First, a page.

Restoring Beauty to Old Buildings

Jill works as a ‘preservation designer’ — a title her boss had to make up to describe her unique work of restoring beauty to old buildings and objects.

“I try to get people to think differently about the buildings that they use and live in every day,” she shares.

Video Transcript

Jill Tuinier: These faceted jewels, these fish scales, reflect and refract light. There are 2,848 pieces in the dome, and I know that, because I counted them (laughs). My boss had to make up a job title for me: Preservation Designer.

I tried to bring that beautiful place, or that building or that object back to life so that it’s clear how beautiful that thing is. When its been hidden for so long.

This is old growth wood and you can see how tight the grain is. Neil went all the way to California to get giant Redwood beams salvaged from… where were they salvaged from, Neil?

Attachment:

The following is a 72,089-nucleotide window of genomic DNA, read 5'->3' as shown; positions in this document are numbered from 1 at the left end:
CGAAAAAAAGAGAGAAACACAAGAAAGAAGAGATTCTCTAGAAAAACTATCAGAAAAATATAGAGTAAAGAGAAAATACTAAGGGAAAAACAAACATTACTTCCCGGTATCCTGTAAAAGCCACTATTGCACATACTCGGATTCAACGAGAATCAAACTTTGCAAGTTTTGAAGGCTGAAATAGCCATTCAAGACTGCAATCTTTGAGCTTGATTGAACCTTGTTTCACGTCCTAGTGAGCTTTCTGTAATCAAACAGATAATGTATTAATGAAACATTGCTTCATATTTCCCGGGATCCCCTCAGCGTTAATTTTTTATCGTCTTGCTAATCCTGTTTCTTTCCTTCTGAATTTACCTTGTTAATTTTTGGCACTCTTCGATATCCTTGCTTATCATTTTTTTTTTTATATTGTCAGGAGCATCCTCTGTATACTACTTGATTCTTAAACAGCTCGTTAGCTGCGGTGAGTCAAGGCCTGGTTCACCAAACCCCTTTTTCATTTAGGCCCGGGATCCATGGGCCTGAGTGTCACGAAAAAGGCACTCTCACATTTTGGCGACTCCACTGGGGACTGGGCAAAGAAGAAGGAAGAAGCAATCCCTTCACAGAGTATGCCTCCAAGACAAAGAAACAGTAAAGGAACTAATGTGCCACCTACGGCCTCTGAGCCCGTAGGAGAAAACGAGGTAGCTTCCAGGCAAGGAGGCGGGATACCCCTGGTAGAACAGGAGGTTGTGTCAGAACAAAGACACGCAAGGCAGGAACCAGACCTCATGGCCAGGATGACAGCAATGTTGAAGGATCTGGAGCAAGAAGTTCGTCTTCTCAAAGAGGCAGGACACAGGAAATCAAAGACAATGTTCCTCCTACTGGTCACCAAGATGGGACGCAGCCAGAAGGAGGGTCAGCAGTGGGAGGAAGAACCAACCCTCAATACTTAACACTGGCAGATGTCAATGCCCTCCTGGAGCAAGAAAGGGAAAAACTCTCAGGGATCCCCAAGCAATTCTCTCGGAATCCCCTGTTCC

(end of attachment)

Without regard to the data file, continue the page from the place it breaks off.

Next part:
Neil: California, basically an old mining camp. They were from a bridge.

Jill: So they’ve been sitting in a lumber yard for 75 years? Wow.

A lot of these pieces are the original pieces that are over a hundred years old. There is respect for the way they did things in the past, and you want to discover why they did what they did and not just dismiss it offhand. Especially here in Chicago, you have so many great architects that worked here, such great design and it’s beautiful; they’re works of art.

Anything I can do to save a building or…crap, (laughter) sorry, I messed up…

I’ll get into conversations with people who’ve never even considered that something like a wood or steel window can be restored. They see it as disposable because everything else in their life that they’ve bought has been disposable.

It’s a cliché but if there’s a will, there’s a way. Everything is deteriorating, and you can either let it go to the point where it’s unusable or do what we can, where we can. So I am just one person; all I can do is keep doing my best and keep telling people why I’m doing what I’m doing. And try to get them to think differently about the buildings that they use and live in every day.

Hi, this is Jill, and if you enjoyed this interesting story, please subscribe to Grotto Network.

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